The hour is upon us.
The hour is upon us.
The Hour of Code, that is. Tens of thousands of students in the U.S. are taking a crack at looping, sequencing, and assembling lines of code.
But while many educators get students immediately on a computer for the lesson, there are other approaches--like teaching concepts of “computing” without the machine.
Across the Atlantic Ocean, these slightly different approaches to computing are brewing in classrooms and after-school programs. In Italy and France, two teachers in particular support the practice of “creative computing” and integration of Scratch in their classrooms to combat growing unemployment numbers and a European resistance to technology--a certain “technophobia.”
In honor of Computer Science Week, educators Maria Beatrice Rapaccini and Claude Terosier give a peak inside the “creative programming” behind their programming instruction.
Children from the ISC Sigillo School
Over the last few years, a strong interest developed for “educational robotics” in Italy, from preschool up to high school. Many desire to improve awareness of technologies in “digital era natives” (a European phrase, defined as such in the Guidelines for Primary School curriculum). However, the effort is still left to the goodwill of individual schools.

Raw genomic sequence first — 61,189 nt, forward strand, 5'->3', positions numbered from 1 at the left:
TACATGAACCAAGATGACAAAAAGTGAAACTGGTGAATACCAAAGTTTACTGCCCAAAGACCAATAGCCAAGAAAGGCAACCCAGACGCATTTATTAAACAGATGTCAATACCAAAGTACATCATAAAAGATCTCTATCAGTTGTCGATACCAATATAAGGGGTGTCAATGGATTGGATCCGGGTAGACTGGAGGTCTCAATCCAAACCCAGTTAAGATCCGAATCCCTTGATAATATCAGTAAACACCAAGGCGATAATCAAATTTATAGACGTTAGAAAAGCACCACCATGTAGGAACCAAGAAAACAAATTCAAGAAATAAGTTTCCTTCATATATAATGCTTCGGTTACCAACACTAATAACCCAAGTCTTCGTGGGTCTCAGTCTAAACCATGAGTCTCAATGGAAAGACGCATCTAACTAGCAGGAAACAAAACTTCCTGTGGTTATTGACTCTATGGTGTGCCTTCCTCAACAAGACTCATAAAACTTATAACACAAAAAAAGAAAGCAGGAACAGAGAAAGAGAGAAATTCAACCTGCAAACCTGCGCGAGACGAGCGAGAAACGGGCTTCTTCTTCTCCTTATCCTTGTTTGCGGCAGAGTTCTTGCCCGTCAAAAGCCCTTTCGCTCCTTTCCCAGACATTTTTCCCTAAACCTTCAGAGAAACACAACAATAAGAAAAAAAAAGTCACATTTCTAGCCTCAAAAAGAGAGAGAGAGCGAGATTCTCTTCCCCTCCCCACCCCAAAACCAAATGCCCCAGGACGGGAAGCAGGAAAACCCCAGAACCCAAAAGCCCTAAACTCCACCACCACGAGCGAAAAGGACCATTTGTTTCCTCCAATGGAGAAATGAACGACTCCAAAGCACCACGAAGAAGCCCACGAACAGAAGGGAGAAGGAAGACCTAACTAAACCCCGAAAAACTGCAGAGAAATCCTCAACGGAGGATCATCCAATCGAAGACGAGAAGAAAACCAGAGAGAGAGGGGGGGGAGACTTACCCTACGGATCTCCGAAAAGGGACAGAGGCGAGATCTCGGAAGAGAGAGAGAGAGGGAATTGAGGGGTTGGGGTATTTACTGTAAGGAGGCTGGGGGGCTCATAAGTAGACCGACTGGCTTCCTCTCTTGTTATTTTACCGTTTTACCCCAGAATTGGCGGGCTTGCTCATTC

Unemployment is increasing in Italy--especially in my small town of Fabriano (famous for its handmade paper production factory), and teachers should face this crisis by developing creativity and innovation skills in their students.
As a result, together with an association of parents, I embarked upon a creative computing activity last year for two hours a week at Marco Polo Middle School in Fabriano.
The purposes of the course, thanks to the exceptional instrument known as Scratch, are to make the basics of computer programming known, to present the computer as an extremely creative instrument, and to show how it can be connected to the real world using a holistic approach, working at the same time with “hand, head, and heart” (a Pestalozzi concept) in order to let children develop harmonically.
For example, at the beginning of the workshop, the teaching of coding is always introduced by means of unplugged activities. This means that students learn how to code, without the lines of code. Instead, they engage in other activities like acting out CS concepts and digital storytelling (example seen above). And simultaneously, to develop students emotionally and culturally, they use tales by a great Italian writer Gianni Rodari, as well as a Italian/Spanish visual language which is now obsolete: Fotoromanzo.
What’s next? Use Scratch to easily integrate other types of computing software, such Enchanting software for Lego NXT Mindstorms. Or blend subjects like music and robotics, as see below!
Nowadays, as MIT Media Lab Professor Mitch Resnick said in his “Teach Kids to Code” TED talk, it is no longer sufficient for students to simply “read” digital technologies. It is important to be able to “write” them just as well--and that’s what we hope to teach.